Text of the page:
<?php echo Form::open('my/route'); ?>

The first parameter to the method is the URI we wish to submit the form to. The second parameter is the METHOD used to submit the form, if you don't provide a method as a string Laravel will assume that you want a POST form, which is the most common usage.

The third parameter is also optional. You can pass an array of attribute => value pairs to add extra attributes to the <form> tag. For example, if you wished to target the form with some Javascript you may want to pass array('id' => 'myform') as the third parameter to give the element an id.

To submit a form to a secure URI (https) you will need to use the open_secure() method instead of open(). It accepts the same parameters.

If you wish to be able to have files uploaded from your form then it will need to use multipart/data We can use open_for_files() instead of the open() method to accomplish this. This method also accepts the same parameters.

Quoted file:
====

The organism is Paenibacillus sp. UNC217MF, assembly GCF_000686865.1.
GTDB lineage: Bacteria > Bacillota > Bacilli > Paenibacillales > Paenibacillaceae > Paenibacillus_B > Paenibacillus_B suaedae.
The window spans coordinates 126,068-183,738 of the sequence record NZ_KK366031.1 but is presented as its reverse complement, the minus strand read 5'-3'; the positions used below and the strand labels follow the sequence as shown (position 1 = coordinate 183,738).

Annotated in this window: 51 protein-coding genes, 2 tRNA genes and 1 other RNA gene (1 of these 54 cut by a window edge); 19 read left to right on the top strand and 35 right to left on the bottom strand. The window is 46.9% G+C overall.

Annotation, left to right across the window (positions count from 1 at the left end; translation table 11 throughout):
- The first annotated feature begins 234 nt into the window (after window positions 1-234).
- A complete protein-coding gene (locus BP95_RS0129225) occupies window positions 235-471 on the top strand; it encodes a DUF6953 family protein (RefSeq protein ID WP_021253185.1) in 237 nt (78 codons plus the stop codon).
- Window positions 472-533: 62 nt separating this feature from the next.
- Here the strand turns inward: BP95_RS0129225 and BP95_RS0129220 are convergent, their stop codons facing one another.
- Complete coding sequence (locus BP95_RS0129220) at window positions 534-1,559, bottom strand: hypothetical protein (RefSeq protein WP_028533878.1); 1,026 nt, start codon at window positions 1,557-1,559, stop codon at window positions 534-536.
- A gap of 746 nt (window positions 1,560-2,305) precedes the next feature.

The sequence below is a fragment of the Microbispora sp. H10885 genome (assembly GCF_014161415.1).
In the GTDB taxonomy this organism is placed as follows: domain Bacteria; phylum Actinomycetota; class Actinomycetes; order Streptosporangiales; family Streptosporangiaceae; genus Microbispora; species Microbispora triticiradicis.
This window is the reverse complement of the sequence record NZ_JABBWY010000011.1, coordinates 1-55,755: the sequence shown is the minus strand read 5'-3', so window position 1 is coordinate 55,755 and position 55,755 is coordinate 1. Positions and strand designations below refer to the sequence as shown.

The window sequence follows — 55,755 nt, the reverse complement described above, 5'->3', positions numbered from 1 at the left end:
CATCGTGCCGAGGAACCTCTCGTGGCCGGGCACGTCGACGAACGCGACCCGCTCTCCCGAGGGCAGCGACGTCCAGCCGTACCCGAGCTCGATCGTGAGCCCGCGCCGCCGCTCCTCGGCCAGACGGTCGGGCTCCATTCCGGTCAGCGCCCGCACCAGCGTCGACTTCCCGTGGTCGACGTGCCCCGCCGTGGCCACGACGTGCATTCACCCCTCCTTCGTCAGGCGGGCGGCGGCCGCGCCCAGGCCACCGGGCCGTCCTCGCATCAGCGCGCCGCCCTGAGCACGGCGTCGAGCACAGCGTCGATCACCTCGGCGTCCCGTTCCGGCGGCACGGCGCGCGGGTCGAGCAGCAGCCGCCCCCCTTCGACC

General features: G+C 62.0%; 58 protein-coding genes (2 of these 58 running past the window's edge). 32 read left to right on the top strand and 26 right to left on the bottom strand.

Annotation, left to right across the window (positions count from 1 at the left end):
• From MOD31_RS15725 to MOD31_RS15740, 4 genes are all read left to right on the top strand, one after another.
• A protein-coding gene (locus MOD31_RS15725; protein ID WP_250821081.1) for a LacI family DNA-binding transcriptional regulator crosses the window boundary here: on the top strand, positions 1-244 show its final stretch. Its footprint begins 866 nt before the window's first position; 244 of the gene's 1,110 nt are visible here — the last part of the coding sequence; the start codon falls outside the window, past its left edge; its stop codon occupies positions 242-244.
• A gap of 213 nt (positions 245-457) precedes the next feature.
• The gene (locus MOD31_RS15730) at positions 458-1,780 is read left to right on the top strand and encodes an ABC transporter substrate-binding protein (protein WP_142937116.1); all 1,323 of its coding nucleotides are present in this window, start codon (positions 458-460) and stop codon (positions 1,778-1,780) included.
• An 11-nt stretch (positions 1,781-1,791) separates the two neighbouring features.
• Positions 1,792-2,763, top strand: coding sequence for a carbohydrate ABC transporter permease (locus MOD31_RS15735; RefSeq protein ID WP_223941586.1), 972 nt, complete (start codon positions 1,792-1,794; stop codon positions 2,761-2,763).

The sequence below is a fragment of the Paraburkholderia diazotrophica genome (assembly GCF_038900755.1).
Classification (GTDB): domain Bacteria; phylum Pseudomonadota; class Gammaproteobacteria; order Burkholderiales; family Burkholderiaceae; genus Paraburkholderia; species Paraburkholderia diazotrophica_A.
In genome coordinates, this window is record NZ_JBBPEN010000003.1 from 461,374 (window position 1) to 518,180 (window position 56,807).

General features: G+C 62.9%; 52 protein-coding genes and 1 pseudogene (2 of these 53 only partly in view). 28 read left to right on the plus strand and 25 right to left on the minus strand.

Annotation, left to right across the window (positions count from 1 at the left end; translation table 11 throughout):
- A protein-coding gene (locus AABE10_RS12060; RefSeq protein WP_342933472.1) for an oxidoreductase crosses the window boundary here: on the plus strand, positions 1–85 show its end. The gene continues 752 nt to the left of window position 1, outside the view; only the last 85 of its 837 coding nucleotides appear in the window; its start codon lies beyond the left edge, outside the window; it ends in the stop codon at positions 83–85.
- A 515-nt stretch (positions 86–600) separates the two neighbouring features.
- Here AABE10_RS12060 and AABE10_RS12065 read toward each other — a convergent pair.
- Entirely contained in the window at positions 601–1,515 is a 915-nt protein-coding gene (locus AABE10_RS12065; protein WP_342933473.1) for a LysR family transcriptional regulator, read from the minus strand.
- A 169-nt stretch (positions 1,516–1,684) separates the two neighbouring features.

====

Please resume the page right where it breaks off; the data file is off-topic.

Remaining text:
Finally if you wish to submit to a secure URI and have files uploaded you will need to use the open_secure_for_files() method. This once again accepts the same parameters and is a combination of both open_secure() and open_for_files().

Adding Labels

The next line contains the Form::label() method which is used to create a <label> element. The first parameter is the name of the input element that it describes to be used in the for="" attribute. The second parameter is what will be used as the content of the label element. You can pass an array as an optional third parameter to apply extra HTML element attributes.

Generating Inputs

Next we have the input generators, these methods help to generate all of the HTML elements that are common to forms. In the example above we use the text() and password() method to generate <input type="text".. and <input type="password".. elements.